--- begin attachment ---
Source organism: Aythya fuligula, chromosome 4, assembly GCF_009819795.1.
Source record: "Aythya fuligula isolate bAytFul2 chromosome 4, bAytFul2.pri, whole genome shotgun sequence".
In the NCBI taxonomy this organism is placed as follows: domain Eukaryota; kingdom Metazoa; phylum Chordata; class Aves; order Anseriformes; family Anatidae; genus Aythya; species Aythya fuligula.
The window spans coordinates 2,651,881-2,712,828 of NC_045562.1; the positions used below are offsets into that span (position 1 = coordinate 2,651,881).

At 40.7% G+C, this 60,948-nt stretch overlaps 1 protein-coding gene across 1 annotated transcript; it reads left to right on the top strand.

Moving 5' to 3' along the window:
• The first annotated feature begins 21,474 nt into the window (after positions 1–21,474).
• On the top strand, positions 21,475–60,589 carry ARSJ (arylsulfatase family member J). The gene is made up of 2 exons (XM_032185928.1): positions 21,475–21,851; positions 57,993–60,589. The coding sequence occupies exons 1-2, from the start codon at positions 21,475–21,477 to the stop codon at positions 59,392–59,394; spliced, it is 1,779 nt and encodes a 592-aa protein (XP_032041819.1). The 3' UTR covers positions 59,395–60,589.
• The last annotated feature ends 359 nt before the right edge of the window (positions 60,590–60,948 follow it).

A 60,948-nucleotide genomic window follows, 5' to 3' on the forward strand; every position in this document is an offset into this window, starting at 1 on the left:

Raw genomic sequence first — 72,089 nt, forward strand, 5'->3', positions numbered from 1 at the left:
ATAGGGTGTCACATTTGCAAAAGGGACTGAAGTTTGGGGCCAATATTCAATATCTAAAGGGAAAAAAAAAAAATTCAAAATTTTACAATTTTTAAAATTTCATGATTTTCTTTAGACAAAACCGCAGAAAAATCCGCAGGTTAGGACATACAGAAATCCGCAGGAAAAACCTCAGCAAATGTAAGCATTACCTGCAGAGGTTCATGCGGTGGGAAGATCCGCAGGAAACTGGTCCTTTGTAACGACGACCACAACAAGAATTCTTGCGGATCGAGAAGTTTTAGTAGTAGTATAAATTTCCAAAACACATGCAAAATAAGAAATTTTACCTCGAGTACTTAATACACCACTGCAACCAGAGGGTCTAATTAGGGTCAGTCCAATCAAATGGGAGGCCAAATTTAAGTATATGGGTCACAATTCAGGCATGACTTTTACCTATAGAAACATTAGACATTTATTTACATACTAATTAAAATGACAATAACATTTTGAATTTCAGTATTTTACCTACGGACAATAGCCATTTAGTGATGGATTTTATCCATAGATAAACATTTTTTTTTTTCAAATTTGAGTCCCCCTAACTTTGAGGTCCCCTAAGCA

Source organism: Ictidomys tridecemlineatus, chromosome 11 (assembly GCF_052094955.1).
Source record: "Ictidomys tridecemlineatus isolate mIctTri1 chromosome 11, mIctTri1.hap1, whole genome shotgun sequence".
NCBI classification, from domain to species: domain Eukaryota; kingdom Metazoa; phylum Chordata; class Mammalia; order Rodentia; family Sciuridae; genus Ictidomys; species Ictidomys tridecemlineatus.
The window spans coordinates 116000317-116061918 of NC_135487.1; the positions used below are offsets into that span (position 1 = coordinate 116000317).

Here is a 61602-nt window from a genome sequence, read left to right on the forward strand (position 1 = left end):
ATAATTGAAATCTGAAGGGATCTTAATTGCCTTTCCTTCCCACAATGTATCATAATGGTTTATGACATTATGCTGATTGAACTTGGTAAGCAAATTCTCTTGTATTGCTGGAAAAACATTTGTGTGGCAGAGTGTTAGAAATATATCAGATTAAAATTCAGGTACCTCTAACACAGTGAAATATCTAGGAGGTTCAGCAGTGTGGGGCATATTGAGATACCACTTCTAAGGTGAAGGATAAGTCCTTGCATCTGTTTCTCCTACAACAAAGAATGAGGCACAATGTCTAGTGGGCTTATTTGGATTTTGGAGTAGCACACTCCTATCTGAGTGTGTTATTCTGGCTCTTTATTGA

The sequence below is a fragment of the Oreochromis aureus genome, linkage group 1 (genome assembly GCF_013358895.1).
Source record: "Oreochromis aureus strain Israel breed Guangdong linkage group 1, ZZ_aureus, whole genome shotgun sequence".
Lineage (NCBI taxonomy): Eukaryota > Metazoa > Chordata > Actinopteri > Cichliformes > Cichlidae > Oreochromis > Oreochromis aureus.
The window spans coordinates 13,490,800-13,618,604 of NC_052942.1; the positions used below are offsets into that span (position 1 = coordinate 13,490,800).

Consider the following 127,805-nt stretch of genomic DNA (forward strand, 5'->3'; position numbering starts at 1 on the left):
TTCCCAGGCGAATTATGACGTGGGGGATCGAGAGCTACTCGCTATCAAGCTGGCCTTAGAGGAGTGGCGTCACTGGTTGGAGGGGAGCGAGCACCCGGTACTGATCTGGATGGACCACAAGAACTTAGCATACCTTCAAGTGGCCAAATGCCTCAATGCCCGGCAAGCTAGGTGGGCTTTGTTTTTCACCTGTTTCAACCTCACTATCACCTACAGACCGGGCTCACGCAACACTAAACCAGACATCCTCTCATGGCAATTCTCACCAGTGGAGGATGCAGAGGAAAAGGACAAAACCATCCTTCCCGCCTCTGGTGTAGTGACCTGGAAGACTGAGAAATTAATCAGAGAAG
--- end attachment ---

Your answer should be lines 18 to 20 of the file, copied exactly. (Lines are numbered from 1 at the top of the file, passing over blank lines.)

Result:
ATAATTGAAATCTGAAGGGATCTTAATTGCCTTTCCTTCCCACAATGTATCATAATGGTTTATGACATTATGCTGATTGAACTTGGTAAGCAAATTCTCTTGTATTGCTGGAAAAACATTTGTGTGGCAGAGTGTTAGAAATATATCAGATTAAAATTCAGGTACCTCTAACACAGTGAAATATCTAGGAGGTTCAGCAGTGTGGGGCATATTGAGATACCACTTCTAAGGTGAAGGATAAGTCCTTGCATCTGTTTCTCCTACAACAAAGAATGAGGCACAATGTCTAGTGGGCTTATTTGGATTTTGGAGTAGCACACTCCTATCTGAGTGTGTTATTCTGGCTCTTTATTGA

The sequence below is a fragment of the Oreochromis aureus genome, linkage group 1 (genome assembly GCF_013358895.1).
Source record: "Oreochromis aureus strain Israel breed Guangdong linkage group 1, ZZ_aureus, whole genome shotgun sequence".